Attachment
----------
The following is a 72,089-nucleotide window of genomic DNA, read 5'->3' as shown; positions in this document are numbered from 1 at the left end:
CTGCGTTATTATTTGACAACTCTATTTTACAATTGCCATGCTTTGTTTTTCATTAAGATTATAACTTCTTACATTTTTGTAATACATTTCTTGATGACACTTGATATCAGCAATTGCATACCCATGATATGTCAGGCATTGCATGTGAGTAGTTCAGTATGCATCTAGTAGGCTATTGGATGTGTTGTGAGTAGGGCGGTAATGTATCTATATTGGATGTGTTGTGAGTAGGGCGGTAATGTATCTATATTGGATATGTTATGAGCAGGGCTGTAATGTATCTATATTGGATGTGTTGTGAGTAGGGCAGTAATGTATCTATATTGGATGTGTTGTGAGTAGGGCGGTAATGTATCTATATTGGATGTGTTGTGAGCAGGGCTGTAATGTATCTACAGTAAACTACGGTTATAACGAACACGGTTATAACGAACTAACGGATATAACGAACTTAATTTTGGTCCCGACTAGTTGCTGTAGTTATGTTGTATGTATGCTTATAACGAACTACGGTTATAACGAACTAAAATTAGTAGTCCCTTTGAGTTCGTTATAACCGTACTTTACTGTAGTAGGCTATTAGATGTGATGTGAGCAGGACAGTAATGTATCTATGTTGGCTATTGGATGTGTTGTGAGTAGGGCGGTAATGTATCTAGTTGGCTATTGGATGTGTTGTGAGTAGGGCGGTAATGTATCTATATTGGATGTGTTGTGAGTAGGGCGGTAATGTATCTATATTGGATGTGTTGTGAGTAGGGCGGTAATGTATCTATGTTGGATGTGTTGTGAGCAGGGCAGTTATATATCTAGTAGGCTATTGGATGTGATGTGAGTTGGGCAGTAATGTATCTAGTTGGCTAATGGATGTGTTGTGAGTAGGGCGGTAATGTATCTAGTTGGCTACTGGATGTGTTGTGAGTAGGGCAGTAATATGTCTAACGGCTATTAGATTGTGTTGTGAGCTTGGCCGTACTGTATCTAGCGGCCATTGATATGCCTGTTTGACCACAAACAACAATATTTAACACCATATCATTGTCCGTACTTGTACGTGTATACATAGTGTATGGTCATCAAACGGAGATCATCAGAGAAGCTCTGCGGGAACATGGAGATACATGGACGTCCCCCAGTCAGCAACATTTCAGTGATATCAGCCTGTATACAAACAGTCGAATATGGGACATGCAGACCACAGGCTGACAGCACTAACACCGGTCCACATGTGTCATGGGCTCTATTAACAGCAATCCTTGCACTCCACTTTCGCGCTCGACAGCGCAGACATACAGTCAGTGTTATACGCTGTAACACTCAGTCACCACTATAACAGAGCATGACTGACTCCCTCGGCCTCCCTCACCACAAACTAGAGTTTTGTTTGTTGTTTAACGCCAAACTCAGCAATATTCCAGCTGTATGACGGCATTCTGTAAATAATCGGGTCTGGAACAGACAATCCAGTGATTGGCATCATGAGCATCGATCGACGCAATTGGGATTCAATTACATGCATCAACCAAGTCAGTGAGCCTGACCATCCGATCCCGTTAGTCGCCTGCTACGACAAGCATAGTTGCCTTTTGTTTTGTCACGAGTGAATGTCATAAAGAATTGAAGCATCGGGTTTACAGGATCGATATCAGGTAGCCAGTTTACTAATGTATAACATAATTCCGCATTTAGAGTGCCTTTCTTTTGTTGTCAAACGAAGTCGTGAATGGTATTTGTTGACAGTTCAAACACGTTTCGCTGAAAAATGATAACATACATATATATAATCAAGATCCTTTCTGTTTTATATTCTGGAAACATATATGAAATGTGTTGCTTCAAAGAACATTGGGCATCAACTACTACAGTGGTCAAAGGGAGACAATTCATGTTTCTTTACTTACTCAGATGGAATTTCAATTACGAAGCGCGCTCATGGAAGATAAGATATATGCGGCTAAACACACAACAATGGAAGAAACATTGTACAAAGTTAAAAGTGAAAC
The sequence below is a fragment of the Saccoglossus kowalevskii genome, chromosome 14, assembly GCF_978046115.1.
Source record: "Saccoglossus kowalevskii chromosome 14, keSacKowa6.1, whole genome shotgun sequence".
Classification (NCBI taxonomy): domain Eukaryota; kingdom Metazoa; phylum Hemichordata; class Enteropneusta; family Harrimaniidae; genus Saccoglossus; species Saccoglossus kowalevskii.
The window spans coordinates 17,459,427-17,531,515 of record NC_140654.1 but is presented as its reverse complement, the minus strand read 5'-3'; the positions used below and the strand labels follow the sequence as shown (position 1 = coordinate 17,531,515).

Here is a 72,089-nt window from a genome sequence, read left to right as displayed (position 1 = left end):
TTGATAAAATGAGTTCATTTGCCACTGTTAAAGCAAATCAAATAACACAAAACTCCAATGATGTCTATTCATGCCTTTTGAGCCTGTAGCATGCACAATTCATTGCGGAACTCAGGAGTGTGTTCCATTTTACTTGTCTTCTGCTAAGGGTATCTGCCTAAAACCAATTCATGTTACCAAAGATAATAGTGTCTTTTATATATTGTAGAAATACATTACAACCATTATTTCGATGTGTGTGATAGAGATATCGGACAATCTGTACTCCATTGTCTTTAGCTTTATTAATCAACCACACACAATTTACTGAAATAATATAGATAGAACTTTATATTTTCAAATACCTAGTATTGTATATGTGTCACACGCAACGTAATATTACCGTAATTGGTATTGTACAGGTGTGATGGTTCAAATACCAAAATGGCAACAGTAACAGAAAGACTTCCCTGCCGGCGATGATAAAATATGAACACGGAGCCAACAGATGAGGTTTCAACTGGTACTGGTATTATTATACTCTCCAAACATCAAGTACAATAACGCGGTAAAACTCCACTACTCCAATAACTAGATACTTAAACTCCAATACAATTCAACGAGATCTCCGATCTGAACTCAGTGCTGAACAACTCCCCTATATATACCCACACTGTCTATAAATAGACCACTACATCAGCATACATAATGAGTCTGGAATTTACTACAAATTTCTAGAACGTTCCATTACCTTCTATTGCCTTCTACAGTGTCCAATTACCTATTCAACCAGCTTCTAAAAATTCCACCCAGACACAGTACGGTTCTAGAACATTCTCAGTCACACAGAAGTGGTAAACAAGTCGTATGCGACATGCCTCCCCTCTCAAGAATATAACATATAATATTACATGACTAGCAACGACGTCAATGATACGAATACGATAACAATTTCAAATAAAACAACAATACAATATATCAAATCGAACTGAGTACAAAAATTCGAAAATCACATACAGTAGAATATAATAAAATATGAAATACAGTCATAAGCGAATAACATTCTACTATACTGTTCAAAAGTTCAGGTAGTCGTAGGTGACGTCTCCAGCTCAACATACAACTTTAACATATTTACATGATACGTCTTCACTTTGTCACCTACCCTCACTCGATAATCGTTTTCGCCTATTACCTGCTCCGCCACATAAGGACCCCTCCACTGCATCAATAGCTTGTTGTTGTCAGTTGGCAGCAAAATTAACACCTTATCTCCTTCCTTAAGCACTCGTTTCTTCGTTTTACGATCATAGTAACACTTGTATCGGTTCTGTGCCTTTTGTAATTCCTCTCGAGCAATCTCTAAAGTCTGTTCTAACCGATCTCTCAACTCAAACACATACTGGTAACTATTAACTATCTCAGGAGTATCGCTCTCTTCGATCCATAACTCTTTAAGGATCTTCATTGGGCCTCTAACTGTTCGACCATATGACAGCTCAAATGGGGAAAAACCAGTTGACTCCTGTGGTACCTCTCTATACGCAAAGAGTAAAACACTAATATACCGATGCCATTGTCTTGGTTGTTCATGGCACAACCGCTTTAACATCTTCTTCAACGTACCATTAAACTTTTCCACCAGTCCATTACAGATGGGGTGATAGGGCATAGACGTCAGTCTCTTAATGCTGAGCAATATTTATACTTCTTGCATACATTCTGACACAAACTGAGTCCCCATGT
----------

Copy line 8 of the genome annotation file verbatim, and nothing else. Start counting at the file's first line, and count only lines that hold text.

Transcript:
TTGATAAAATGAGTTCATTTGCCACTGTTAAAGCAAATCAAATAACACAAAACTCCAATGATGTCTATTCATGCCTTTTGAGCCTGTAGCATGCACAATTCATTGCGGAACTCAGGAGTGTGTTCCATTTTACTTGTCTTCTGCTAAGGGTATCTGCCTAAAACCAATTCATGTTACCAAAGATAATAGTGTCTTTTATATATTGTAGAAATACATTACAACCATTATTTCGATGTGTGTGATAGAGATATCGGACAATCTGTACTCCATTGTCTTTAGCTTTATTAATCAACCACACACAATTTACTGAAATAATATAGATAGAACTTTATATTTTCAAATACCTAGTATTGTATATGTGTCACACGCAACGTAATATTACCGTAATTGGTATTGTACAGGTGTGATGGTTCAAATACCAAAATGGCAACAGTAACAGAAAGACTTCCCTGCCGGCGATGATAAAATATGAACACGGAGCCAACAGATGAGGTTTCAACTGGTACTGGTATTATTATACTCTCCAAACATCAAGTACAATAACGCGGTAAAACTCCACTACTCCAATAACTAGATACTTAAACTCCAATACAATTCAACGAGATCTCCGATCTGAACTCAGTGCTGAACAACTCCCCTATATATACCCACACTGTCTATAAATAGACCACTACATCAGCATACATAATGAGTCTGGAATTTACTACAAATTTCTAGAACGTTCCATTACCTTCTATTGCCTTCTACAGTGTCCAATTACCTATTCAACCAGCTTCTAAAAATTCCACCCAGACACAGTACGGTTCTAGAACATTCTCAGTCACACAGAAGTGGTAAACAAGTCGTATGCGACATGCCTCCCCTCTCAAGAATATAACATATAATATTACATGACTAGCAACGACGTCAATGATACGAATACGATAACAATTTCAAATAAAACAACAATACAATATATCAAATCGAACTGAGTACAAAAATTCGAAAATCACATACAGTAGAATATAATAAAATATGAAATACAGTCATAAGCGAATAACATTCTACTATACTGTTCAAAAGTTCAGGTAGTCGTAGGTGACGTCTCCAGCTCAACATACAACTTTAACATATTTACATGATACGTCTTCACTTTGTCACCTACCCTCACTCGATAATCGTTTTCGCCTATTACCTGCTCCGCCACATAAGGACCCCTCCACTGCATCAATAGCTTGTTGTTGTCAGTTGGCAGCAAAATTAACACCTTATCTCCTTCCTTAAGCACTCGTTTCTTCGTTTTACGATCATAGTAACACTTGTATCGGTTCTGTGCCTTTTGTAATTCCTCTCGAGCAATCTCTAAAGTCTGTTCTAACCGATCTCTCAACTCAAACACATACTGGTAACTATTAACTATCTCAGGAGTATCGCTCTCTTCGATCCATAACTCTTTAAGGATCTTCATTGGGCCTCTAACTGTTCGACCATATGACAGCTCAAATGGGGAAAAACCAGTTGACTCCTGTGGTACCTCTCTATACGCAAAGAGTAAAACACTAATATACCGATGCCATTGTCTTGGTTGTTCATGGCACAACCGCTTTAACATCTTCTTCAACGTACCATTAAACTTTTCCACCAGTCCATTACAGATGGGGTGATAGGGCATAGACGTCAGTCTCTTAATGCTGAGCAATATTTATACTTCTTGCATACATTCTGACACAAACTGAGTCCCCATGT